Darron Aronofsky’s Noah just started showing at Silverbird and hopefully by the end of the week I should have seen it. Despite being based on the biblical Noah and the Ark story I am not expecting anything remotely accurate to scripture. I personally found it nonsensical that some of the Christian section of the cinema going public was outraged by Aronofsky’s end product.
For one it’s Darron Aronfsky we’re talking about, creator of Black Swan, The Wrestler and one of my personal favourites Requiem for a Dream. There is always a dark disturbing quality to his work and not that producing a film with a gospel base is beyond him (it probably is because he’s an atheist) I wasn’t holding my breath for anything biblically edifying.
There’s also the issue of the source scripture which comes from some about 4 books consisting of roughly 73 verses of scripture. That’s hardly enough for the script for a two hour plus film so the fact that the director took some creative liberties was to be expected. Let’s not forget the trailers too, there’s a 40-50 something looking Russell Crowe playing a 400-500 year old man so give me a break people. I don’t know about you but when I hear a Christian film is being directed by an atheist, I try not to get my hopes up.
I don’t know what Aronofsky has in store but the crux of man’s depravity and Gods accompanying penance will be well represented. To be honest, Noah’s story would not have been my first, second or even third choice for a biblical film adaptation. You know who I would have loved to see in the cinema – Jonah.
Before I go on, let me go on record and state that Jonah is my favourite bible character and not because he’s an ideal model of Christian appeal but precisely the opposite. I used to find Jonah interesting because he was the man who found it hilariously prudent to run from God and his will, easily one of the dumbest acts in the history of mankind (Ananias and Saphira come in a close second) but to really understand the point of this section of scripture realised I had to approach it not as a whodunit but a whydunit. His story is not only singed with humour but a very disturbing darkness which human nature leaves ample room for, the perfect base for a black comedy.
Jonah’s adventure begins when he is called by God to warn the people of Nineveh of impending destruction brought on their sinful ways. Instead of heeding Gods call, he opts to run away to sunny Spain. On his way, his ship is rocked by a violent storm and subsequent events see him thrown overboard and the rest is history (history you can find in the book of Jonah, READ UP!!).
After the miraculous circumstance that lead this survival, he does go on to fulfill Gods will and get this, the people of Nineveh do repent hell even their animals repent. All cards are laid down when Jonah confronts God because of his act of mercy in what would be the money scene of the movie, if it were made of course.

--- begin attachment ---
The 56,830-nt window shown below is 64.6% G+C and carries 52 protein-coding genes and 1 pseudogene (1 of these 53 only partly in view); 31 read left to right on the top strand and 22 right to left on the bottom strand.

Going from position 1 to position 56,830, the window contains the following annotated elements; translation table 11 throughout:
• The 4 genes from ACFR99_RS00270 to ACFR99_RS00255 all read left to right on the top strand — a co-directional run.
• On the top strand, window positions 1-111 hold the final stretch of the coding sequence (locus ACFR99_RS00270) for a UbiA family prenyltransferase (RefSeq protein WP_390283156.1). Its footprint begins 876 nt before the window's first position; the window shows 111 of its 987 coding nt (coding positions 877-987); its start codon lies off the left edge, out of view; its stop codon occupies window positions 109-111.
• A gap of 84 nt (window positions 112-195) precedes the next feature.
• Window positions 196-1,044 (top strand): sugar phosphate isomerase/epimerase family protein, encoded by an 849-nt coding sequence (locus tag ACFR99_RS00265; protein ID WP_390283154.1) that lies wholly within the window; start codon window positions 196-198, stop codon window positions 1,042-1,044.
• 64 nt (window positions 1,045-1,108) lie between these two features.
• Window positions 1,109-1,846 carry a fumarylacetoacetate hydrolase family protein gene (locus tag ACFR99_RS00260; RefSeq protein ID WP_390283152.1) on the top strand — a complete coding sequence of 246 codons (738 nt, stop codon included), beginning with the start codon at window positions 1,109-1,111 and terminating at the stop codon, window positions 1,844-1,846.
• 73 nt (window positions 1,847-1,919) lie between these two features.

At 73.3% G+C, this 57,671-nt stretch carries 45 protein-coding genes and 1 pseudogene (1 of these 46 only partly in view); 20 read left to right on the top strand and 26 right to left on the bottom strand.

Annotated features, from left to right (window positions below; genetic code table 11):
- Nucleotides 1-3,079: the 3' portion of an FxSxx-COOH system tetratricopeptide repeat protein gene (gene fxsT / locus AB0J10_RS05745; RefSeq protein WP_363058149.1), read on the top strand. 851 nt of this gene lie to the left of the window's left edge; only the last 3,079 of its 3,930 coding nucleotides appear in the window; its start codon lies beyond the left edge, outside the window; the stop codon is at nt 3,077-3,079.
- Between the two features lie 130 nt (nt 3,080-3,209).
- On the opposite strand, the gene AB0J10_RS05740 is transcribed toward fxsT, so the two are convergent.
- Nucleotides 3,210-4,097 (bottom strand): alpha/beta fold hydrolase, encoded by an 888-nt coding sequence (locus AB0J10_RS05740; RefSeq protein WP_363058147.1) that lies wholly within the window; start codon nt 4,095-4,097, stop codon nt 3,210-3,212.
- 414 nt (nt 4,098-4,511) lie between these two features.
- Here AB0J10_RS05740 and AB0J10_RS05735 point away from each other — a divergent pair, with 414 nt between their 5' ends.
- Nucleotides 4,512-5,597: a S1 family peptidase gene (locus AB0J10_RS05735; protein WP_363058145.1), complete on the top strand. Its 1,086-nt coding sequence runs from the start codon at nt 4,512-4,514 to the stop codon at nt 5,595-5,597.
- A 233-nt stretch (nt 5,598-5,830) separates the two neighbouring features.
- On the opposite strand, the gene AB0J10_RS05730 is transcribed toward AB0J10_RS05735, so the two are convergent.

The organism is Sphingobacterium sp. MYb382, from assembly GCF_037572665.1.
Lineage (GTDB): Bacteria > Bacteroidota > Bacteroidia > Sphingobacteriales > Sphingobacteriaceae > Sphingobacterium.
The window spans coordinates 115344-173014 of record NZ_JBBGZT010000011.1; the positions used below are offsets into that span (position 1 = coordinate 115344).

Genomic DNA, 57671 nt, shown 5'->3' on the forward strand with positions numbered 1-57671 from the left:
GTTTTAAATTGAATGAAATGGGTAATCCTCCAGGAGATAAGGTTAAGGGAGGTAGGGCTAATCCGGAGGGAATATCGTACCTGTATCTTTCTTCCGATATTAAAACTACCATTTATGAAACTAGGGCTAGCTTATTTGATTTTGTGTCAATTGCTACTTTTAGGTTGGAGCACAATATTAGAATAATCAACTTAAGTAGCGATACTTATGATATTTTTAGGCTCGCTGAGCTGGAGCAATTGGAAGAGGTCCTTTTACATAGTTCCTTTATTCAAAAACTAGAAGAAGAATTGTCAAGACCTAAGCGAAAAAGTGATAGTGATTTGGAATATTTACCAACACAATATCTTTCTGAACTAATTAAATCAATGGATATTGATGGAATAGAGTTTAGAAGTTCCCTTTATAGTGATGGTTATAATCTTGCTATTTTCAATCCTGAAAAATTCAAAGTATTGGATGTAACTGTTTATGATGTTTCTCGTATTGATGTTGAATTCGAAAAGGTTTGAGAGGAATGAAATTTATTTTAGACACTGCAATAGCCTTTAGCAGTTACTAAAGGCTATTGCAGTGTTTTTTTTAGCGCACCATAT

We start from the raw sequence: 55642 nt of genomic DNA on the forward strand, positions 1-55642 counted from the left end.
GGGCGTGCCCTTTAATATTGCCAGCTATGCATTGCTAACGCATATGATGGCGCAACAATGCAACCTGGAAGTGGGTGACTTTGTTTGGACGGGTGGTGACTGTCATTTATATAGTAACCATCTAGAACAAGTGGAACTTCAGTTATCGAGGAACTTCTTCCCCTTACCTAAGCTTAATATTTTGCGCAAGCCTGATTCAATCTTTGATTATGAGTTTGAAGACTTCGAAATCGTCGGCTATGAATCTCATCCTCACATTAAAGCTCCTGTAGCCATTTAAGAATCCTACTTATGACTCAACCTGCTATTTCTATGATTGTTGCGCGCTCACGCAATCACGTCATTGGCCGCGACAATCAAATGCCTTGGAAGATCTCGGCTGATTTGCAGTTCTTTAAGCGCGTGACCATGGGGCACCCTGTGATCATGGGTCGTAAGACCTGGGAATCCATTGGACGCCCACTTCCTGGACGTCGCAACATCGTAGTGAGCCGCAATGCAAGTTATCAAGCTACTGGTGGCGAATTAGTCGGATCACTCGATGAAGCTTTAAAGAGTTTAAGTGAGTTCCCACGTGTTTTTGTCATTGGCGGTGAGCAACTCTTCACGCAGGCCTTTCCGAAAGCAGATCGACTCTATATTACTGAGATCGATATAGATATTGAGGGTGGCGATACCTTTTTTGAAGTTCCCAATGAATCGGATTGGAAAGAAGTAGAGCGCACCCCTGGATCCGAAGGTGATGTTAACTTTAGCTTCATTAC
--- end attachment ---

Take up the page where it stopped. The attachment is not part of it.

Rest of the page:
In the dark twist of the narrative, we learn that Jonah disobeys God not because of stupidity or a pressing desire to visit the sunny beaches of Spain but because of an anger brooding in his heart towards the Ninevites, an anger that pushes him to keep Gods word from them so his eventual wrath meets them.
To truly understand Jonah’s bitterness, it’s important we understand what Jonah is facing when God tells him to go to Nineveh. During this time period, the Ninevites were not only enemies of the Israelites but had violently oppressed the nation of Israel, think Xerxes and Persians in that recent abomination of a film. God’s command for Jonah, therefore, is not just unreasonable. It’s terrifying—and seemingly impossible. These cultural realities are most likely a huge part of why Jonah runs from God’s will. He is naturally terrified of the enemy.
Vie been taking a closer look at this book and I have come to realise that at the core of Jonah’s trepidation a fear of triumph the knowledge that his success at winning over the Ninevites to the Lord, will see them met with his abundant love and mercy. That’s essentially what God is about, love and mercy. God has always done more than meet us halfway despite the fact that we are on the wrong end of this spectrum.
It makes you wonder how bad the people in Noah’s day were that he actually expressed regret in creating man and destroyed the world.
It also highlights the paradox of how far we are from understanding Gods mercy despite experiencing it possibly on a daily basis. All God has done since Adam and Eve is give us second chance despite opting for sin and the enemies camp and mind you when we sin, we ARE Gods enemies. Jonah, on the other hand, wants his enemies to suffer.
I guess I also love the book of Jonah because despite being a prophet, nothing to be taken lightly, he still exhibits the fickle frailties of the human state. The Bible is full of men and women who, despite their best efforts are fundamentally flawed. Some people use the bible as a tool for condescendence and judgement and that pisses me of. A lot of evidence in the word suggests the opposite. For the most part the only super human Christian was Jesus because well he was Jesus.
I still have tons to say about Jonah like the fact that I feel this whole adventure was not to rid Nineveh of idols but his heart of bitterness but for now, Christians and whoever plans to see Noah either enjoy the movie or stay at home but no whining.